As you develop your financial plan for retirement you will give a good deal of thought to the known details of your finances (e.g. monthly expenses, income, etc.) and what you expect/would like to happen in the future. You will also need to decide what rate of return you should use for your savings/investments. Since you can't predict the future, you may end up relying on your historical results to arrive at a reasonable expectation. That makes sense, but how you choose to enter that information can have a serious effect on your results. If you expect a 5% return overall, entering 5% for every year may not be the best idea. My blog post from 11/1/19 ("Why Using An Average Investment Return Rate May Be Risky") explains the possible pitfalls of doing this. The end result was that using a variety of higher and lower return rates may prove to be more realistic than smoothing the results out to mimic an average historical return for every year ($1M earning 7.16% for 20 years (the S&P historical average for the past 20 years) results in $3.9M. Using the actual S&P results for every year results in $2.8M).
There is another consideration that comes into play. It's not just varying the yearly return rate that's important, it's also the timing of those returns. There is a term called, "sequence of return", that should play a role in your planning process. The order in which you receive your returns is just as critical as the returns themselves.
This only becomes a factor in retirement, when you start taking disbursements. Before retirement, your balance is only affected by returns, so the order in which they arrive doesn't matter. The end result is what it is. However, once you start taking distributions, the order of returns matters, and it can matter a lot. Let's assume you start with $1M, take a $50,000 disbursement each year, and earn the following returns:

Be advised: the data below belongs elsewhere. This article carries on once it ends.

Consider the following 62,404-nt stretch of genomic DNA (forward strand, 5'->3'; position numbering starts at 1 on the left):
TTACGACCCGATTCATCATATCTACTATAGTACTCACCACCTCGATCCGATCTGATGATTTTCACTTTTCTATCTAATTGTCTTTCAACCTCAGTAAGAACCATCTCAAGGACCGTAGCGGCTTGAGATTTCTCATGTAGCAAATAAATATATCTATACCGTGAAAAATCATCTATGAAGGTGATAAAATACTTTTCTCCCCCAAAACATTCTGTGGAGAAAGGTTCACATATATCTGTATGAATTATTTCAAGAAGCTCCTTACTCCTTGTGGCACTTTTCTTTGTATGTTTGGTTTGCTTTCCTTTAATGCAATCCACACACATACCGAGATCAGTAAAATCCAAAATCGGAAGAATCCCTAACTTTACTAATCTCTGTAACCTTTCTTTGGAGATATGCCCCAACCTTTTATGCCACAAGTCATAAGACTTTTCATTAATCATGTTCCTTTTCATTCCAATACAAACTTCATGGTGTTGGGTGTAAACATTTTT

Year 1 25%
Year 2 8%
Year 3 10%
Year 4 -15%
At the end of 4 years your balance would be $1,072,510.
Now use the same assumptions, but reverse the sequence of returns:
Year 1 -15%
Year 2 10%
Year 3 8%
Year 4 25%
At the end of 4 years your balance would be $1,008,000.
The overall rate of return is the same in both examples (7%), but the difference in the ending balances is $64,510 in only 4 years! Over 20 years that could potentially amount to more than $320,000. The sequence of returns matters.
While you never want to lose money, experiencing a market downturn, particularly at the beginning of retirement, and having to take disbursements at the same time, is a double whammy that may be hard to recover from. While you have no control over your returns (other than diversifying your investments and limiting your risk to what you feel comfortable with), there are a couple of steps you can take to help mitigate the risk of "bad luck".
First, stress test your financial plan by entering a variety of return rates over the years, even if they are in close proximity to each other, rather than the same rate for all years. Second, enter low return rates, and even some negative rates, right at the beginning of retirement and then in the middle of retirement. You are trying to find out how your savings would hold up over time with less than stellar results. Don't be afraid to create "the perfect storm". You can't predict the future, but you can be prepared for it. Third, keep several years of expenses in cash or very liquid accounts. Remember, the biggest risk of not achieving the return rates you expect happens when you have to take money out of those accounts. Low returns may hinder your progress, but low returns and lowering your balance at the same time will hurt far worse. Being able to minimize the impact of low/negative returns, particularly early in retirement, can greatly improve the odds of not outliving your savings.